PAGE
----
Best Email Signatures
What makes the best company email signatures? That’s the question we’re asked most often. Our answer – the best company email signatures are ones that are completely on-brand, compellingly engaging and call on the recipient to take action every time.
Because a signature isn’t just a professional email sign-off, it’s a valuable marketing space that you mustn’t waste. It’s your chance to make an impression through every email – so make it a positive, professional, memorable one. And when you consider that the average employee sends 1,000 emails every month, the value of a great email signature is clear.
A winning, well-designed email signature doesn’t need to be clever-clever, crowded or complicated but it should be creative, communicative and compellingly clickable.
So, what do you need to include? What can you leave out? Should you use colour? How do you get recipients to react? These – and lots of other factors – will shape your signature, and although there are no hard and fast rules (after all, rules are there to be broken), here are a few Rocketseed recommendations for creating the best email signatures.
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So, here are our Rocketseed recommendations for the best email signatures along with some great email signature examples:
We don’t call signatures ‘email branding’ for nothing. To be effective, everything about a great email signature needs to be on-brand, so before you start designing you need to be completely up-to-speed with your corporate brand identity design guidelines, so that everything from logos to typefaces are used correctly.
Chances are that today your email will be opened on a mobile device, so make sure your signature is mobile-friendly – that means using large enough text, large enough buttons and large enough spaces so that your signature details are easy to read and your links are easy to click on the small screen of a smartphone.
If you’re setting up signatures company-wide then they need to be consistent to build your brand. That doesn’t mean that different departments or individuals shouldn’t have different information included – for example your sales and marketing people are more likely to need social media details than your finance team. This is where Rocketseed’s tamper-proof security becomes so important, giving you central control of the ‘look’ of all employee signatures.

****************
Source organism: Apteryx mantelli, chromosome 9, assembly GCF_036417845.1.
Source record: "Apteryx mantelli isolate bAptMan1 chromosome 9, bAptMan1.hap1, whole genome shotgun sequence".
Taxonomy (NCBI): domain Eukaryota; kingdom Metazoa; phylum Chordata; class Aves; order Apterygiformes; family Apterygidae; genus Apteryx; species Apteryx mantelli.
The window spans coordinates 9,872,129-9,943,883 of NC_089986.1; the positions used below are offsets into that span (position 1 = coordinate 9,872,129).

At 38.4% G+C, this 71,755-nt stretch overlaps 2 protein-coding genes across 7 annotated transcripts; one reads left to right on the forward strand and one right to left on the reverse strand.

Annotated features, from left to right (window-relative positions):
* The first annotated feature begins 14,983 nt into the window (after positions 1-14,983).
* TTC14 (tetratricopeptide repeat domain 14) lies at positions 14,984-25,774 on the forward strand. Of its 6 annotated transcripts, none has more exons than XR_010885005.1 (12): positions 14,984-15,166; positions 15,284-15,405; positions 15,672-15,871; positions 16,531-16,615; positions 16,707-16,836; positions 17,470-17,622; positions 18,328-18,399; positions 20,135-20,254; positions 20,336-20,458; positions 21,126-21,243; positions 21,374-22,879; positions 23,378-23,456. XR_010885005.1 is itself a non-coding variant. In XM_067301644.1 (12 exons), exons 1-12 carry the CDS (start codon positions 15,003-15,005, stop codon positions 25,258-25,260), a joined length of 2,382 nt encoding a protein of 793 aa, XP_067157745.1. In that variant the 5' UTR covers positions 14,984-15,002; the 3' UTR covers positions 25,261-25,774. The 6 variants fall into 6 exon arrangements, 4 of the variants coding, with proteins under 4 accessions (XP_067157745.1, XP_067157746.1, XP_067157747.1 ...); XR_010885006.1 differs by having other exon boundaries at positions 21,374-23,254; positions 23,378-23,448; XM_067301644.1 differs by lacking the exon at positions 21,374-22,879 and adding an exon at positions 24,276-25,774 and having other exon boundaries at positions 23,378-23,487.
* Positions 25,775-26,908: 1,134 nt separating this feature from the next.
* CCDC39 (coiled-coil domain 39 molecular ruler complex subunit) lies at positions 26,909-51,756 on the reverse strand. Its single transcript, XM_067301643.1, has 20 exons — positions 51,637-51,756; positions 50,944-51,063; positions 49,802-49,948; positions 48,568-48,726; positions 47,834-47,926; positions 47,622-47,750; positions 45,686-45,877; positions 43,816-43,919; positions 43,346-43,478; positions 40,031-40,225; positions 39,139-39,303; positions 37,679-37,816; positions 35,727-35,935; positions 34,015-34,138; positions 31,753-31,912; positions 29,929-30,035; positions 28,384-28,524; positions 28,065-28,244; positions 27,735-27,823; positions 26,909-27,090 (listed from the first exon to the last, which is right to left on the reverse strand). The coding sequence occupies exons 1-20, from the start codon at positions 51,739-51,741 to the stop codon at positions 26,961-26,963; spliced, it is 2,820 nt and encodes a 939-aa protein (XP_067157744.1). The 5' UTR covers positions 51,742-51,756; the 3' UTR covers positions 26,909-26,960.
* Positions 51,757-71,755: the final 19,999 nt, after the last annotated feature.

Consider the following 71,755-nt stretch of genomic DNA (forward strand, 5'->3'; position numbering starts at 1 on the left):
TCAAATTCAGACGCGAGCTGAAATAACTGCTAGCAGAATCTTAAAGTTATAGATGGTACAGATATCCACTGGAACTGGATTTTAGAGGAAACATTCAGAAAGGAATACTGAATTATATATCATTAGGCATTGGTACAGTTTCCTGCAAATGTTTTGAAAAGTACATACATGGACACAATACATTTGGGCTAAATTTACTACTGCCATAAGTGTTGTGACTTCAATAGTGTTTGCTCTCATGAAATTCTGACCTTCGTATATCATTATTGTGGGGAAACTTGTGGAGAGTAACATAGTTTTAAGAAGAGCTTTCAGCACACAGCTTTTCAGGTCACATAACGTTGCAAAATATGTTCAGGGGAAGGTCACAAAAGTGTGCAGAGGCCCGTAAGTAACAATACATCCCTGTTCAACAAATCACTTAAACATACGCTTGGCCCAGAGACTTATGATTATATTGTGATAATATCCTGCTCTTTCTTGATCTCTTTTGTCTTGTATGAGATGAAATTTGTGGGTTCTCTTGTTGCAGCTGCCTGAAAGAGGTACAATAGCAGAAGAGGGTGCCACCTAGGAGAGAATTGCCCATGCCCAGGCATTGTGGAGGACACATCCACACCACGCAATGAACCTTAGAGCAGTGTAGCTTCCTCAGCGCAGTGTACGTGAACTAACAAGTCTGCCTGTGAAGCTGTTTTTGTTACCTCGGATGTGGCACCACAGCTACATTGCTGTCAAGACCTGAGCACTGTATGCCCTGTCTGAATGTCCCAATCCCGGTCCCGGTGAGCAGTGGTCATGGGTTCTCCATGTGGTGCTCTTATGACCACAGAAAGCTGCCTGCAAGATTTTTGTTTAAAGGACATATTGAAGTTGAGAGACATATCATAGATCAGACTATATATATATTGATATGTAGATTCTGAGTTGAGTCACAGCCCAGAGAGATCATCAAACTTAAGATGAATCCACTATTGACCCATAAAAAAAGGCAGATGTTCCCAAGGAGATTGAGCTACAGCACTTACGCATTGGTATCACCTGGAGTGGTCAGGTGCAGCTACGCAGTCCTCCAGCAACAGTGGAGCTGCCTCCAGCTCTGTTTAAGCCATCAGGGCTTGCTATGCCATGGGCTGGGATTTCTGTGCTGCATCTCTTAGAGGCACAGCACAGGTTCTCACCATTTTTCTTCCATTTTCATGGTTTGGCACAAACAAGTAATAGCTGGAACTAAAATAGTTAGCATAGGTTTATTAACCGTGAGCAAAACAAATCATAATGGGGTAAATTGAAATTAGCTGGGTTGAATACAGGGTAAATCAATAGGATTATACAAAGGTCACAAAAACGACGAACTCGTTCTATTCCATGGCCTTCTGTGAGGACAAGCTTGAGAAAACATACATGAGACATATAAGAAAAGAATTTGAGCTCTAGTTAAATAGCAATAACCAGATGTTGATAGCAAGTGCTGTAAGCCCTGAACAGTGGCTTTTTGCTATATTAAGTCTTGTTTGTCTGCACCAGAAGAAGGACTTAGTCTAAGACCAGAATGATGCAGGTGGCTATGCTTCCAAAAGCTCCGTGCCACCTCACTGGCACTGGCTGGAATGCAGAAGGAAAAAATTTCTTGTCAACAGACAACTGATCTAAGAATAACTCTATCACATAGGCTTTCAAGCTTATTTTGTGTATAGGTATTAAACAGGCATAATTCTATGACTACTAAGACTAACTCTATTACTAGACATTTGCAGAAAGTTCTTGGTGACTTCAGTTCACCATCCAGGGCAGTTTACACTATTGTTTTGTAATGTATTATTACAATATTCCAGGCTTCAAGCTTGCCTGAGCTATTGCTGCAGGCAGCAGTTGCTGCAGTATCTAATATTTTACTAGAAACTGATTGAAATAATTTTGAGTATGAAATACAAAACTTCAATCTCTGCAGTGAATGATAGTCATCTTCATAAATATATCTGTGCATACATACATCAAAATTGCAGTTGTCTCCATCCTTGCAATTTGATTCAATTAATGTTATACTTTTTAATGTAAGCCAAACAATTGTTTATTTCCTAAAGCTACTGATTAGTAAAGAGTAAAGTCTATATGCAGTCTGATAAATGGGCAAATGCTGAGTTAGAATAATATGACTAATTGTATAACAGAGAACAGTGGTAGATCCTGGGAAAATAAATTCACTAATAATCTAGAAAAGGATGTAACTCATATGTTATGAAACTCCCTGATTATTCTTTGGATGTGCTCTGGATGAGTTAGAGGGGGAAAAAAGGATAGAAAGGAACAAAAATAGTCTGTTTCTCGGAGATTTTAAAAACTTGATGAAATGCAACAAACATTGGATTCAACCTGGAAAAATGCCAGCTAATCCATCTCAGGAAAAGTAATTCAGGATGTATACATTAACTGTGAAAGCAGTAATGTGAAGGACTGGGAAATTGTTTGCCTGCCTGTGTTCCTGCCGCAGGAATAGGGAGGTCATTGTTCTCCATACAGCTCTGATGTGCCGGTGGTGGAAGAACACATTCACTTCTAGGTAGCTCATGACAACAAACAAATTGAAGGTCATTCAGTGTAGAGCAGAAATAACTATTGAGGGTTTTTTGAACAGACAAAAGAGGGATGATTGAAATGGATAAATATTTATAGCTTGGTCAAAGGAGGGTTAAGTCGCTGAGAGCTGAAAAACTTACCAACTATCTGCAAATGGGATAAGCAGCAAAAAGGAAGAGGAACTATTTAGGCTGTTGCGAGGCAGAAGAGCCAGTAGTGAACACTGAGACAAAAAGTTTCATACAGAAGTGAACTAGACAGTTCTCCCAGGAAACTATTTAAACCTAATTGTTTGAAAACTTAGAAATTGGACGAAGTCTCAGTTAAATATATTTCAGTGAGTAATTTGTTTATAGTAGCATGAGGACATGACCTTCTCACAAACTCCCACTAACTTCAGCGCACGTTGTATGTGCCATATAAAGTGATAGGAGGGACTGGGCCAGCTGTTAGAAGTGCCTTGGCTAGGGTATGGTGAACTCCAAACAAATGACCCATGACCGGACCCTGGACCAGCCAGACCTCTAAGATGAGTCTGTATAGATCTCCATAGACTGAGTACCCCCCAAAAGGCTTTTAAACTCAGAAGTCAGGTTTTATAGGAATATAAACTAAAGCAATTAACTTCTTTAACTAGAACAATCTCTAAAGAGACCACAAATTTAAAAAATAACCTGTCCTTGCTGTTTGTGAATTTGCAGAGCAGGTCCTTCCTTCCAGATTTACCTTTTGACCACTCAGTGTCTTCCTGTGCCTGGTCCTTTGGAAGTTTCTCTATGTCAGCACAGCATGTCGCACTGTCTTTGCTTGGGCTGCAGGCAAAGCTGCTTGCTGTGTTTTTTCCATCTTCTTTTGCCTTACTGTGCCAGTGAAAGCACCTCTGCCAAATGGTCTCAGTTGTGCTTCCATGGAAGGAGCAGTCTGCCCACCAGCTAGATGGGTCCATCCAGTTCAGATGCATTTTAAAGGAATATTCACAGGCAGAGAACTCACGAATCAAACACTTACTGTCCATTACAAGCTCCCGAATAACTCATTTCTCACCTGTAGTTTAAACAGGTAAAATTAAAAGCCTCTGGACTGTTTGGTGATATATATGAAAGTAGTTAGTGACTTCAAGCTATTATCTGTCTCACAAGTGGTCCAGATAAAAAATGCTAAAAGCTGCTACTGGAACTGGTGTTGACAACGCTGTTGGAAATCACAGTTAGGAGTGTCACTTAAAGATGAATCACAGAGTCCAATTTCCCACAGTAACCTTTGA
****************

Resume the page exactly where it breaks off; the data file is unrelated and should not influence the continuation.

Avoid information overload. Too much information crowded into a signature can be counter-productive as the reader becomes overwhelmed rather than engaged. It doesn’t have to be minimalist but do you really need 8 social media icons? Edit down your signature to what’s most important so it’s easy to read, navigate and engage with. As a rule of thumb, try and keep your contact details to 3 or 4 lines of text.
To ensure full visibility, we recommend your emails signature should be 650 pixels wide and the file size of banners shouldn’t exceed 40kb. Additionally the combined file sizes of images – which should be JPG or GIF format – within the signature should also be less than 40kb.
This splits opinion. After all, isn’t it on your email anyway? True, but emails are often forwarded on to others that have no access to your details, so by including your email address in your signature you become easier to contact.
The choice is yours. Whilst Rocketseed’s email signature design templates make it ever so simple for your marketing team to design a professional email sign-off, Rocketseed’s specialist design team will also work to your brief and manage the whole design process.
It’s important to organise your signature details into an easy-to navigate ‘information hierarchy’ so that your recipient’s eye is guided around your signature easily, picking up the information they need in the most engaging order, typically starting with your name and ending with a clear call-to-action.
Whilst a well-designed email signature shouldn’t look ‘boxy’, lining up your contact details will help get them noticed and give your signature a sense of balance. We recommend that you take alignment cues from the position of your logo, and it’s worth remembering that left-hand text alignment is the easiest format to read.
Whilst your company might have a motto that makes a professional-sounding sign-off to your signature, it’s worth avoiding ‘comic’, ‘controversial’ or ‘inspirational’ quotations – at best you’ll seem corny, at worst offensive – and that could cause you problems and cost you customers.
Colour in a well-designed email signature always catches the eye but be careful with combinations and clashes. Too many colours can make your email signature look childish, so, unless your logo is a rainbow, it’s best to stick to a couple of key colours from your brand guidelines palette. That way your signature will match all your other branded collateral. If your signature is black and white, a flash of eye-catching colour can be sure to make it that bit more eye-catching.